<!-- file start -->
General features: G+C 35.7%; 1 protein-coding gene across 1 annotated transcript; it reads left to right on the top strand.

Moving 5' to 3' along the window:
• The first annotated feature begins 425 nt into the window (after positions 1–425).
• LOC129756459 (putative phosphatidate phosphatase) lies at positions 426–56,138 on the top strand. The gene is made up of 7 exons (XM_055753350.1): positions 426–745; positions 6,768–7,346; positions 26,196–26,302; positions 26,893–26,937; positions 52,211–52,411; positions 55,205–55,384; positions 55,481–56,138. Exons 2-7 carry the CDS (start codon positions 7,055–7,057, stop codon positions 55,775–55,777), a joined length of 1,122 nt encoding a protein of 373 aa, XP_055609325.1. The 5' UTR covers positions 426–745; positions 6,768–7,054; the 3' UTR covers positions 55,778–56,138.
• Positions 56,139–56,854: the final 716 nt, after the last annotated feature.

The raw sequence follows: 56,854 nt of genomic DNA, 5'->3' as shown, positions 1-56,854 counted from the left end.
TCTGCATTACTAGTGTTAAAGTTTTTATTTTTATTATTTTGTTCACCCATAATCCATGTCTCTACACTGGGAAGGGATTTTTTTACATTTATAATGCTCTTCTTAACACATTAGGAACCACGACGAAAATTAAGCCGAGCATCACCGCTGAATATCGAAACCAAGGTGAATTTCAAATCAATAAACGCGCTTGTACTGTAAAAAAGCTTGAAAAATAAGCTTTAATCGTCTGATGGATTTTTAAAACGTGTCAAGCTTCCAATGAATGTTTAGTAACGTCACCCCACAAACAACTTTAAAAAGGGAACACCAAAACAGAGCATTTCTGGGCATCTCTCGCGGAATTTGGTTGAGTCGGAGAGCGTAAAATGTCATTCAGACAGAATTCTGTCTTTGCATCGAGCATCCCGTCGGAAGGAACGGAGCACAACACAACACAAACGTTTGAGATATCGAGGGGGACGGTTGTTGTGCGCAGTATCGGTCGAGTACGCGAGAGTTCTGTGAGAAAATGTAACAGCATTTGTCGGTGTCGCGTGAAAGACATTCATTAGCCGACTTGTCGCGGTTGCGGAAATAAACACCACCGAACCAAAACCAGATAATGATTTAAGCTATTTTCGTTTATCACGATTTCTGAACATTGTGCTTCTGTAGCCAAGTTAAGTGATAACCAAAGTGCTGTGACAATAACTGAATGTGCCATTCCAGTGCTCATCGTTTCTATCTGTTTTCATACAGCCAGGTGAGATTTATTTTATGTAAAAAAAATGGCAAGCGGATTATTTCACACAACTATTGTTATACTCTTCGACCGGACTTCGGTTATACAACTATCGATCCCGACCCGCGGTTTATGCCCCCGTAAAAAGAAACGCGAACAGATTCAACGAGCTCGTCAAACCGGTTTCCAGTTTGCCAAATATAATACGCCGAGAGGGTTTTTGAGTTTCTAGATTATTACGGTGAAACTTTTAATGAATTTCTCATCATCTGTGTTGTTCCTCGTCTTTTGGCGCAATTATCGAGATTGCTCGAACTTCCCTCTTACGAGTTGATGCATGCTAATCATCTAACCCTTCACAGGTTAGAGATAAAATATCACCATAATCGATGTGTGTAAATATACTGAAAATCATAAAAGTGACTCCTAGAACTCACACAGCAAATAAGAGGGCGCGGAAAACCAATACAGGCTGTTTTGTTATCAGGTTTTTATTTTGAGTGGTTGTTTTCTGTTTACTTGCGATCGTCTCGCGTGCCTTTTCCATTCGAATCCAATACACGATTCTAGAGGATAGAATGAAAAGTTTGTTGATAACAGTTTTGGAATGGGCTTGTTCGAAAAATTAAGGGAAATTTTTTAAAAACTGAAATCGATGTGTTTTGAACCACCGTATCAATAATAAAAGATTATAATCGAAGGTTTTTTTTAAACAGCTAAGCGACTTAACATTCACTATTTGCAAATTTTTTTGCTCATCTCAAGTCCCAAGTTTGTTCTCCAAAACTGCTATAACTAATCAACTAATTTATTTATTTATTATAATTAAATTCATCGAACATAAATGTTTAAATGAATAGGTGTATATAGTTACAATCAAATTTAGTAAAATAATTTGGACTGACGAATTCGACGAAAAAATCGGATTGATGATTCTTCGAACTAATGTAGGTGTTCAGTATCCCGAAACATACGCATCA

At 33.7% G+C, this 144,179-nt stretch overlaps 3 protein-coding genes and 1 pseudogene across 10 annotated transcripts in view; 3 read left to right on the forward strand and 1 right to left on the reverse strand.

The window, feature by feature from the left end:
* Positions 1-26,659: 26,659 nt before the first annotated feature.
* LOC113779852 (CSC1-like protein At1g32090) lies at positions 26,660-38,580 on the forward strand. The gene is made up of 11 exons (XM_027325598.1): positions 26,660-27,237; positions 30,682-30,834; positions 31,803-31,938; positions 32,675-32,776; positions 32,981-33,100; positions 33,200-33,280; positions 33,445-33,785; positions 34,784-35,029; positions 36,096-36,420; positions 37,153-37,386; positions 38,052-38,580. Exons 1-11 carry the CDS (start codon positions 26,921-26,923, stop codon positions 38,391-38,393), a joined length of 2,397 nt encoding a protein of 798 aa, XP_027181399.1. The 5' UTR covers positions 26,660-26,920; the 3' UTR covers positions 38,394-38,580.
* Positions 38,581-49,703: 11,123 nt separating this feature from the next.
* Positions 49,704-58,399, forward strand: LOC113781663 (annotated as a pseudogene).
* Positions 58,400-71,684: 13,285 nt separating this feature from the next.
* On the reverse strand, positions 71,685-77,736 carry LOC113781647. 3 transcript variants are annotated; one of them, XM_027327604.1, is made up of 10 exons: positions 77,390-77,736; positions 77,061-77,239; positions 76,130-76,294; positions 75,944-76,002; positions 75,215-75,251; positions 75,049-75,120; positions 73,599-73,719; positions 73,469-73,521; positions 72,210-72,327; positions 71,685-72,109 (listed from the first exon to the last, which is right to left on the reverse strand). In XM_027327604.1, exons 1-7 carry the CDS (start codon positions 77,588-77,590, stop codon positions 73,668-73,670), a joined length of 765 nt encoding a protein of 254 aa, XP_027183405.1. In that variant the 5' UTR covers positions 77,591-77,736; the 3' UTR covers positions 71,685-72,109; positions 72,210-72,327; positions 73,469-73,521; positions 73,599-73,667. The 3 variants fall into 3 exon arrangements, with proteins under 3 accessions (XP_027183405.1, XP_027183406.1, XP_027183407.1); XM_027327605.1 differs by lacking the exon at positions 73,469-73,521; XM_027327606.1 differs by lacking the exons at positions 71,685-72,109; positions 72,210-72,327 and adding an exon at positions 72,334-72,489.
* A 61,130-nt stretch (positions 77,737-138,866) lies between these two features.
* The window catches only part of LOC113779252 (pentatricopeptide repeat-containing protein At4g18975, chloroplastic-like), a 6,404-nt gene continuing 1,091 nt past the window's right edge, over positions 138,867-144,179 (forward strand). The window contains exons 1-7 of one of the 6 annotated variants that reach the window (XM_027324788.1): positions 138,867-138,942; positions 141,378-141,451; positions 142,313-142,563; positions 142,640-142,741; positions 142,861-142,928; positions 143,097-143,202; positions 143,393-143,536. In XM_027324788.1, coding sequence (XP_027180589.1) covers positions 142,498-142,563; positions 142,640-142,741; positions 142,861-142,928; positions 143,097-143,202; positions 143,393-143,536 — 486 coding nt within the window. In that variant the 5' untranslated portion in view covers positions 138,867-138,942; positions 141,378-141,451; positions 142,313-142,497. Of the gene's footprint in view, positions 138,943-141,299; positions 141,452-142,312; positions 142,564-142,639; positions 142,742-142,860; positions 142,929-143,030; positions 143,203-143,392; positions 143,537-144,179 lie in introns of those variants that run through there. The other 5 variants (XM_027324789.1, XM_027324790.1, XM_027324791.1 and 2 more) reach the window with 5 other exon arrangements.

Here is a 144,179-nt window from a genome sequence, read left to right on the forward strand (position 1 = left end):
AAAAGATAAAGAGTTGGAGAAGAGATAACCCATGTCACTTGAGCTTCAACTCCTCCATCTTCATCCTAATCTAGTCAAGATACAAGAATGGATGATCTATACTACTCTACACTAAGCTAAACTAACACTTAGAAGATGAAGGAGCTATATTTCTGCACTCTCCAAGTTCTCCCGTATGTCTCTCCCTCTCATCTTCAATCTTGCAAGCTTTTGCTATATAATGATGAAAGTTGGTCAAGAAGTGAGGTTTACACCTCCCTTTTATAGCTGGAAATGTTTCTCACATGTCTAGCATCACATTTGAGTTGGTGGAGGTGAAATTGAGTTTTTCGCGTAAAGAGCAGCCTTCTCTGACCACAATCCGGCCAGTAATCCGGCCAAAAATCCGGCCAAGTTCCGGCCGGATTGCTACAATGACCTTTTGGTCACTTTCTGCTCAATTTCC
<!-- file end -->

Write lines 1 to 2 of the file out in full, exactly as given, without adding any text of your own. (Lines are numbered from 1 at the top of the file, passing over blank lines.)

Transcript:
General features: G+C 35.7%; 1 protein-coding gene across 1 annotated transcript; it reads left to right on the top strand.

Moving 5' to 3' along the window: